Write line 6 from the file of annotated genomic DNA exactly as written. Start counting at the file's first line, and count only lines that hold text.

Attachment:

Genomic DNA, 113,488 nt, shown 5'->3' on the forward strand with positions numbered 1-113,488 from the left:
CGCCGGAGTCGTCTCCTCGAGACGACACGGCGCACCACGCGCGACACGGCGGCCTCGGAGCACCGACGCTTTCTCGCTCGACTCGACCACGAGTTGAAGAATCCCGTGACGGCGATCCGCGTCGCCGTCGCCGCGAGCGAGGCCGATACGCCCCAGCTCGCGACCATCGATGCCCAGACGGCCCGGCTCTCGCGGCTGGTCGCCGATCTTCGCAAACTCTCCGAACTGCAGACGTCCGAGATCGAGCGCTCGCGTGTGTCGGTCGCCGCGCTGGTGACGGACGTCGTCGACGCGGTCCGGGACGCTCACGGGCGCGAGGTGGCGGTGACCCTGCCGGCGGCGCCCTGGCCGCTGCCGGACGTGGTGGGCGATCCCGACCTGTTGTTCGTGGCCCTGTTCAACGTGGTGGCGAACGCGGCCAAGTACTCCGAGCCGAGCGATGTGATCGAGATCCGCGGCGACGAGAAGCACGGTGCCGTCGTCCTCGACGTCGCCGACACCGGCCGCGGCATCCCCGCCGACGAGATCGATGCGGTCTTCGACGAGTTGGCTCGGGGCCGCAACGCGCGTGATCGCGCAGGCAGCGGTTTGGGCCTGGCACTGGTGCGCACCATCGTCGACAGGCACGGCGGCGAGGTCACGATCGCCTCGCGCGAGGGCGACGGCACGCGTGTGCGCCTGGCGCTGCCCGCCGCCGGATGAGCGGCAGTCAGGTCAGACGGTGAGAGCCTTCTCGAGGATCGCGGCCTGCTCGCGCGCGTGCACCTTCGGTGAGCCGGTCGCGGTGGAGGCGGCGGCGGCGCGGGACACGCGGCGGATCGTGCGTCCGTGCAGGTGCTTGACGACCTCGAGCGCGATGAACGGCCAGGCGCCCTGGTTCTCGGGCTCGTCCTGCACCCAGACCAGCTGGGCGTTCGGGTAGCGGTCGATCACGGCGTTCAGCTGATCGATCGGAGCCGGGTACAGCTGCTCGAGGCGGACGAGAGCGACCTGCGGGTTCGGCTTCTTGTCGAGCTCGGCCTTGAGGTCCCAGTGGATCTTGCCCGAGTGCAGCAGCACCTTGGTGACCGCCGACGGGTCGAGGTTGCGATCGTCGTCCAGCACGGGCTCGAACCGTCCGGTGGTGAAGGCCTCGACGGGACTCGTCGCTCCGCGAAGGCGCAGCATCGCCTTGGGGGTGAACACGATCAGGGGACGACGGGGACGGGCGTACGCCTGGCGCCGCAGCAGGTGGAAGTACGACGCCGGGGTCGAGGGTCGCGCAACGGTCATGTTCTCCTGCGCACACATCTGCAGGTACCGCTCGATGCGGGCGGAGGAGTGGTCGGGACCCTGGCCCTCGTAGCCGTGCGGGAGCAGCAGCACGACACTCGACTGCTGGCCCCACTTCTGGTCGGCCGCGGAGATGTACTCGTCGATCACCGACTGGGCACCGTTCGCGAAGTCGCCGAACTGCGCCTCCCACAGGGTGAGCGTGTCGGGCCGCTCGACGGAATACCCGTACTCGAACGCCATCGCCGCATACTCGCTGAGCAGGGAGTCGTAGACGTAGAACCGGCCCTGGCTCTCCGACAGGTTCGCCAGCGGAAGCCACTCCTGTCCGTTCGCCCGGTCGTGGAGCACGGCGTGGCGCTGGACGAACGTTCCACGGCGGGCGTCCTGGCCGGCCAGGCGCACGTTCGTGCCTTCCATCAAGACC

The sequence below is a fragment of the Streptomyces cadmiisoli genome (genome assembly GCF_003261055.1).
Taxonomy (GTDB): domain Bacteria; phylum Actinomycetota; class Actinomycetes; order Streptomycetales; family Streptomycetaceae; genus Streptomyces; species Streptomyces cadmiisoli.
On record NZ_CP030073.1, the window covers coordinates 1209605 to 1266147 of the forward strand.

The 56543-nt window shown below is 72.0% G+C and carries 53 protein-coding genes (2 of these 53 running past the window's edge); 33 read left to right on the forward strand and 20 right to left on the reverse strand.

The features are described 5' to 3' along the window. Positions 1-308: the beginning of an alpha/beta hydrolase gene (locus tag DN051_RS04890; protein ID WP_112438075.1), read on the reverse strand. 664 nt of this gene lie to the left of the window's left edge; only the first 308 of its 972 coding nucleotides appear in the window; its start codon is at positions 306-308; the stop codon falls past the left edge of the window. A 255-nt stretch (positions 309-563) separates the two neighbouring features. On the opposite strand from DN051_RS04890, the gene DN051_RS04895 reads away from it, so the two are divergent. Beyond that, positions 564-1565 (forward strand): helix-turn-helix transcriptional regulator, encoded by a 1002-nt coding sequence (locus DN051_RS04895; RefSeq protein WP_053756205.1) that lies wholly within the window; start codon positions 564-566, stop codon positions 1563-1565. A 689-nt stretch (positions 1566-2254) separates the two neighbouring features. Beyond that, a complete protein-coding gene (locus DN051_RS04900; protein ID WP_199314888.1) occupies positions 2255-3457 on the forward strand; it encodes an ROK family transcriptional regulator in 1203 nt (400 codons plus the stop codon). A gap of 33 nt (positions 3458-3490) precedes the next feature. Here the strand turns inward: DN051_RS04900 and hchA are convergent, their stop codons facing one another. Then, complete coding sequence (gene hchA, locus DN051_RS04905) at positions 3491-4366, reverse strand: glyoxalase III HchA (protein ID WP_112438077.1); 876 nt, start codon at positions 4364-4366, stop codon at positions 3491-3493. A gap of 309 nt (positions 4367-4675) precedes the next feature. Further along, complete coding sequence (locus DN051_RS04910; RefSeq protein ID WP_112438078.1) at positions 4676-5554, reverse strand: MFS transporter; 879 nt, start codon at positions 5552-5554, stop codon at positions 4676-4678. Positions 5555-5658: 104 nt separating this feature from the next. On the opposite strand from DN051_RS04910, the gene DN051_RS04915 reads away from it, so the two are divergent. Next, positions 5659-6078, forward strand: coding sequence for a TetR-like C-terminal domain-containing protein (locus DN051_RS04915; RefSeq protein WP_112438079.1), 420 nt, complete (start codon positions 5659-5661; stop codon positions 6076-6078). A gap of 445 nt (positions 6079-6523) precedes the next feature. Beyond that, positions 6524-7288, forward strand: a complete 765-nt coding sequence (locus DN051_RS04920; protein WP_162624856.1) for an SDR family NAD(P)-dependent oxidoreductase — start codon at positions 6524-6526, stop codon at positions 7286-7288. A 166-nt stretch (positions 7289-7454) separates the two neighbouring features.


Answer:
The 56543-nt window shown below is 72.0% G+C and carries 53 protein-coding genes (2 of these 53 running past the window's edge); 33 read left to right on the forward strand and 20 right to left on the reverse strand.